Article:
Fialka (M-125) is the name of a Cold War-era Soviet
cipher machine. A rotor machine, the device uses 10 rotors, each with
30 contacts along with mechanical pins to control stepping. It also
makes use of a punched card mechanism.
Fialka means "violet" in
Russian. Information regarding the machine was quite scarce until c.
2005 because the device had been kept secret.
Fialka contains a five-level paper tape reader on the right hand side
at the front of the machine, and a paper tape punch and tape printing
mechanism on top. The punched-card input for keying the machine is
located on the left hand side. The
Fialka requires 24 volt DC power
and comes with a separate power supply that accepts power at 100 to
250 VAC, 50–400 Hz.
The machine's rotors are labelled with Cyrillic, requiring 30 points
on the rotors; this is in contrast to many comparable Western machines
with 26-contact rotors, corresponding to the Latin alphabet. The
keyboard, at least in the examples of East German origin, had both
Cyrillic and Latin markings. There are at least two versions known to
exist, the M-125-MN and the M-125-3MN. The M-125-MN had a typewheel
that could handle Latin and Cyrilic letters. The M-125-3MN had
separate typewheels for Latin and Cyrilic. The M-125-3MN had three
modes, single shift letters, double shift with letters and symbols,
and digits only, for use with code books and to superencrypt numeric
1 Encryption mechanism
2 Keying material
3 Comparison with other rotor machines
4 See also
6 External links
Fialka rotors fitted inside the machine.
Rotor stack removed from the machine, showing the 30 contact pins.
Fialka rotor assembly has 10 rotors mounted on an axle and a 30 by
30 commutator (Kc 30x30). The commutator consists of two sets of 30
contact strips set at right angles to each other. A punched card is
placed between the two sets of contacts via a door on the left hand
side of the unit. Each punched card has 30 holes, with exactly one
hole per row and column pair, and thereby specifies a permutation of
the 30 rotor contact lines. This feature is comparable to the plug
board on the Enigma machine. A triangular plate was used to enter the
null permutation for testing purposes.
There are two types of rotors:
disassemblable (zerlegbar) rotors, used with M-125-3MN. Rotorset name
is "PROTON." The disassemblable rotors consisted of an insert with
electrical contacts and scramble wiring, and an outer ring with
mechanical pins whose presence or absence controlled rotor stepping.
As part of the key setup, the stepping control pins could be rotated
relative to the outer ring. The inner, electrical ring could also be
rotated relative to the outer ring and could be inserted in one of two
ways, with side 1 or side 2 up.
unitary rotors, used with M-125-MN. These had both electrical contacts
and mechanical pins. The only key adjustment was the order of the
rotors on the axle and the initial rotor settings. There was one
combination for the disassemblable rotors that was compatible with the
unitary rotor. One East German manual that has become public contains
typed-in and hand written addenda that suggest the East Germans, at
least, later stopped using the added features of the disassemblable
rotors and only used them in unitary compatibility mode.
Adjacent rotors step in opposite directions. A spare rotor assembly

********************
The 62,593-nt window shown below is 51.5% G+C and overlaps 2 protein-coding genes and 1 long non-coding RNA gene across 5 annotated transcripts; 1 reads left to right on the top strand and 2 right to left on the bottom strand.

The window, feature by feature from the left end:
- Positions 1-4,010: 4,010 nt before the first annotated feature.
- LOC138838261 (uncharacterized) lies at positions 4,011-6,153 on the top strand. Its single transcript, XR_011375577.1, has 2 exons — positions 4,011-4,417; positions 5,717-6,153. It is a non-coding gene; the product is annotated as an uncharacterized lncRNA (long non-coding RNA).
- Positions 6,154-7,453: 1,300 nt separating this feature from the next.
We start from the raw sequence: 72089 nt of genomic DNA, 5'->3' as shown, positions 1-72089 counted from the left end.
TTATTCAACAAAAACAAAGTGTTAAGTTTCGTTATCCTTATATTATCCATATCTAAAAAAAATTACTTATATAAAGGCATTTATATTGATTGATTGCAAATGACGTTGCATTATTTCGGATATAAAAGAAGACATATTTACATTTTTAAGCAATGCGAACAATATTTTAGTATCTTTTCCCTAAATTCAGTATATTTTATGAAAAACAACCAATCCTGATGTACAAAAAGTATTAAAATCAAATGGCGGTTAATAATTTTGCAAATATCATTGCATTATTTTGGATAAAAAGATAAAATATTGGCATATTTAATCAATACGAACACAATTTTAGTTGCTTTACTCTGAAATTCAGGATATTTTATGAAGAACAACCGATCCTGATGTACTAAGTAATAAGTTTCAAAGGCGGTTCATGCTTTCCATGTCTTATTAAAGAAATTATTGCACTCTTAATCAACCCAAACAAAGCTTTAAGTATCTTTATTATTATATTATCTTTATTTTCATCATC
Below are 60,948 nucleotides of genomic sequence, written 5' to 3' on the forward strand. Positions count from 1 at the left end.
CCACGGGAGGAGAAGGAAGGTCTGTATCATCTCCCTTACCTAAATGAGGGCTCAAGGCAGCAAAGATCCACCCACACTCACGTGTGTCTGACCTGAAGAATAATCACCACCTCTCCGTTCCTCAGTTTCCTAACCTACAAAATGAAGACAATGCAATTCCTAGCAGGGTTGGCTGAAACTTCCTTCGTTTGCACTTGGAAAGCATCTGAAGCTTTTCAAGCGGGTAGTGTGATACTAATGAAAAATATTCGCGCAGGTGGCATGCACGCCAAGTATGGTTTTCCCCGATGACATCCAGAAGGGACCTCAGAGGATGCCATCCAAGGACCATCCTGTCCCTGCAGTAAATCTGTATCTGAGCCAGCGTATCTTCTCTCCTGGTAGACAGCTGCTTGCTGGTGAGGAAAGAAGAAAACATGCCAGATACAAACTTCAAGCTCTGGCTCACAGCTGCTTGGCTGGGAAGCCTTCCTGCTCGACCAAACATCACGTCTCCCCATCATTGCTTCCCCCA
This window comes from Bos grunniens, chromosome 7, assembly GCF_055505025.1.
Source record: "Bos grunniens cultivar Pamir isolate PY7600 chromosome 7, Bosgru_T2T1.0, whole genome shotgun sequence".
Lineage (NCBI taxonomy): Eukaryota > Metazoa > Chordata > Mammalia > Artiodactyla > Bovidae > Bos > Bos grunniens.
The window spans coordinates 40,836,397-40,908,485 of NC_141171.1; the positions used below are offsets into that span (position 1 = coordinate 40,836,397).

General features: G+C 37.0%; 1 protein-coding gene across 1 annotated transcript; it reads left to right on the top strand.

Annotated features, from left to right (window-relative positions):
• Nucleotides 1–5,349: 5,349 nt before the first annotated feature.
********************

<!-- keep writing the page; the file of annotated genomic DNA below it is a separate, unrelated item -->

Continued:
was kept in unit's top cover.
The keying material for the
Fialka consists of a daily key book, a
message key book and a message identifier book for broadcast traffic.
The daily key book contains day keys for one month. A day key consists
of a key table (in Cyrillic) and a punched card. For fixed rotor
systems, the key table specifies the order of the rotors on the axle
and the initial rotor settings to be used to decrypt the indicator of
broadcast messages. As its name implies, the day key is valid (has a
cryptoperiod in NSA parlance) for 24 hours and was changed at 00:01
hours. For the disassemblable rotors, the table also specifies the
electrical insert for each outer rotor, which side was to be up, and
the orientation of the insert relative to the outer rotor. Here is a
sample M-125-3NM day key table for use on the 14th of the month:
ИДЖЗА ВКБГЕ 14
The message key table contained the initial rotor settings to be used
with each message. A message key was never to be used more than once.
The keying material was distributed in a foil-covered package, with
the daily key tables and punched cards fan-folded in a pouch with
perforations between each item. The other tables were in a side pouch.
Comparison with other rotor machines
Fialka design seems to derive from the Swiss NEMA, but the NEMA
only has 5 electrical rotors vs. the Fialka's 10 and NEMA lacks a
punched card commutator or an equivalent, such as a plug board. Fialka
seems most comparable to the U.S. KL-7.
KL-7 has eight electrical
rotors and also lacks a commutator, but its keyboard permutor switch
eliminated the need for a reflector, which proved to be a weakness in
the Enigma system.
M-125 Operation (Nutzung) manual, DV A 040/1/321, December 1978,
National People's Army,
German Democratic Republic
German Democratic Republic (German, with
updates), scanned PDF from Dr. Tom Perera, 
Fialka Cipher Machines — by Tom Perera
Fialka M-125 on the Crypto Museum website
Fialka Cipher Machines — by Nick Gessler
RUSSIAN M-125 FIALKA — by Jerry Proc
A Simulation of M125MN and M125-3MN find under 
Fialka: The Bigger, Better, Russian Enigma 
Fialka in the German Spy Museum
Lorenz SZ 40/42
Siemens and Halske T52
Sectéra Secure Module
In Computer Hardware
AES instruction set
Intel SHA extensions
History of cryptography
Outline of cryptography
Cryptographic hash function
Message authentication code